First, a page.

So I give him a call. No answer. I eventually manage to make contact in the morning of our patrol.

Trish drops me off att Goathland (Aidensfield) in the morning and I talk to the car park attendant John, whom I've known for many years, until a couple arrive. One is obviously my ranger, but the other is not and I'm introduced. Pauline I assume is his girlfriend, whom it appears is going to join us. We start off down the incline to Beck Hole. From the incline we turn left to take the footpath along West Beck and head up the road to Julian Park collecting some litter as we go. We leave the road and take the footpath directly back to Beck Hole. At the incline again we meet a large party of walkers on the railway walking back to Goathland. My ranger adroitly avoids the crowds and chooses to return via the road. This is strange as I thought with all the badges and things we're the 'face of the park'. I smile and ask him if he doesn't want to get asked questions but receive no reply. We immediately turn onto the Goathland Road.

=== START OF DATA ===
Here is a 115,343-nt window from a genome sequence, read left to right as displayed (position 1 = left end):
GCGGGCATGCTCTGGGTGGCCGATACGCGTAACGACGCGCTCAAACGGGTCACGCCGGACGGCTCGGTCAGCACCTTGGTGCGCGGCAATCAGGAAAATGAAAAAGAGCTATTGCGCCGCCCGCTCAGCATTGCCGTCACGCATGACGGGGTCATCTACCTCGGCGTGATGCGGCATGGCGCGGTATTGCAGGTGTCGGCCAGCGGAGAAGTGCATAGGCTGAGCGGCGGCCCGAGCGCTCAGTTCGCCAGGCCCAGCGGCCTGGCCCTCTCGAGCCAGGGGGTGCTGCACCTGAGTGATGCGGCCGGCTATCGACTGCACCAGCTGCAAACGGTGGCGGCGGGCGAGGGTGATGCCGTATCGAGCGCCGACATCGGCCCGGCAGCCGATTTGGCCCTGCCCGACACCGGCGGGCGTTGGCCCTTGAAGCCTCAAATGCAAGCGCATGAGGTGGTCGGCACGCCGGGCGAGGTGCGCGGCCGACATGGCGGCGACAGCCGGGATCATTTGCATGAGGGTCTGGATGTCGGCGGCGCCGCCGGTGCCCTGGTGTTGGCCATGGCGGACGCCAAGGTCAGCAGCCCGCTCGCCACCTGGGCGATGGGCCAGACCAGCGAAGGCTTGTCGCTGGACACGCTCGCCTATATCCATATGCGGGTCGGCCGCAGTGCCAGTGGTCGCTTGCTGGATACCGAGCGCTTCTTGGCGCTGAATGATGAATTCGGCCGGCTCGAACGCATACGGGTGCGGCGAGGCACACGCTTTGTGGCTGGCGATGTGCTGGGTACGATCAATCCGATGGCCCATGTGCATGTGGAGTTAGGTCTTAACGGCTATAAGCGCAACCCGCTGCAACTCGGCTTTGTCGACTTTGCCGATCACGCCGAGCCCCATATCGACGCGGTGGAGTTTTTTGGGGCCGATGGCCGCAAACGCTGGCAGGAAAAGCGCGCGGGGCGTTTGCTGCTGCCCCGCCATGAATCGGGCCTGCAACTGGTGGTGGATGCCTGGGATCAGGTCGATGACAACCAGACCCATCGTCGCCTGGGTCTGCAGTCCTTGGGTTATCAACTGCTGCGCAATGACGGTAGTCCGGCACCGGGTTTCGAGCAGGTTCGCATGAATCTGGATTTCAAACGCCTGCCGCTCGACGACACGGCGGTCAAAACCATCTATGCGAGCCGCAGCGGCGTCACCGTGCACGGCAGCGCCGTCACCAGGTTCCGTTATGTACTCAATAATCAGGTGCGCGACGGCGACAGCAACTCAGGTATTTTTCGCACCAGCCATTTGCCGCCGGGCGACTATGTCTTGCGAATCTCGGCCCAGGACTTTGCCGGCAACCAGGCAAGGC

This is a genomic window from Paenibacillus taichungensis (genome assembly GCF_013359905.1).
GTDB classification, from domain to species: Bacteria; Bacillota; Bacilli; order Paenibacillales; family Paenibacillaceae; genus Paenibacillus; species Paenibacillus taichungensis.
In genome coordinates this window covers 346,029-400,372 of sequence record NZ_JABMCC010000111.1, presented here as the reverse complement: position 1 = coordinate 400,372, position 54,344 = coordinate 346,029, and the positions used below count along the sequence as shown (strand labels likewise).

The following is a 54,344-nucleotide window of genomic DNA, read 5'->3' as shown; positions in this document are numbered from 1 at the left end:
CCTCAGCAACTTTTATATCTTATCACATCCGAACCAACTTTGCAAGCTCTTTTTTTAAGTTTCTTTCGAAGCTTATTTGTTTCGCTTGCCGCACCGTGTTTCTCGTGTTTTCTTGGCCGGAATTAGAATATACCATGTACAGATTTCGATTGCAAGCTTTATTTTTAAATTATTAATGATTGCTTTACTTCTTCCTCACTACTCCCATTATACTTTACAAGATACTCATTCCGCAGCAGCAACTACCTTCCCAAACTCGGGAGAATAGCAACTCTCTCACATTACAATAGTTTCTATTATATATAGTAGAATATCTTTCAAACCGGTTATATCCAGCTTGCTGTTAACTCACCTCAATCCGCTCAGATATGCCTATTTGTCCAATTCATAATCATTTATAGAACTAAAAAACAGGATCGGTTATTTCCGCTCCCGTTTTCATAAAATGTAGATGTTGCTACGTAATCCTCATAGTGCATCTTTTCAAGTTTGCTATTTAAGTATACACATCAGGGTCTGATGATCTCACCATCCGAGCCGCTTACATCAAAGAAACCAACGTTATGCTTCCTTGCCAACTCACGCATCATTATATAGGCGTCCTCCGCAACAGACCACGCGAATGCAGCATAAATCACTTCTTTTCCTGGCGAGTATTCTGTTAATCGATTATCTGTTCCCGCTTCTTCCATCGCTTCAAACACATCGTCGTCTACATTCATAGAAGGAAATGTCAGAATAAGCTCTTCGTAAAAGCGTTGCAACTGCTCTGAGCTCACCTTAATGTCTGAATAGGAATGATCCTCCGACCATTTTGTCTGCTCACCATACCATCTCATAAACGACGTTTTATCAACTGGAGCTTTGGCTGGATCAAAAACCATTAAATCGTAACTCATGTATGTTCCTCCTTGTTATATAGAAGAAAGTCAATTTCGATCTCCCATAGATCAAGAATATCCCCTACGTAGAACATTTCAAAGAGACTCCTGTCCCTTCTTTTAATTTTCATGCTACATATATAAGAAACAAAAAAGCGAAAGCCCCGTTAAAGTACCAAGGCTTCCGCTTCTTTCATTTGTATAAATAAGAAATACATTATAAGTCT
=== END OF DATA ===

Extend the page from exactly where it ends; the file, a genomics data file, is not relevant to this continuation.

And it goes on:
At 12ish I'm getting hungry and were nearly back in Goathland.
"Shall we stop here for lunch?", I suggest, at a quiet spot just outside the village. Before the ranger answers Pauline says she needs to get back home. So no lunch stop is required on this patrol!.

We've probably covered a little over 7 Km in just over 2 hours.

As Trish was not planning to return to pick me up until 4ish I decide there is no point in returning all the way to Goathland and at the Darnholm turn off we say goodbye and I head back across the moors to Whitby.

I quickly reach the old Whinstone mine & quarry, noticing the now caved in entrance to the mine I've spent many enjoyable times exploring. I wonder how many bats were trapped inside.

Nearing Barkers Crag high on Sleights moor I see a female Ring Ouzel - my first for many years as they are very rare in Ireland. A little later a Wheater appears in front.

Nearing Sleights Trish 'phones. She's locked herself out of the house in RHB and we've no spare keys. Oh, and we've just had, almost , all the windows double glazed.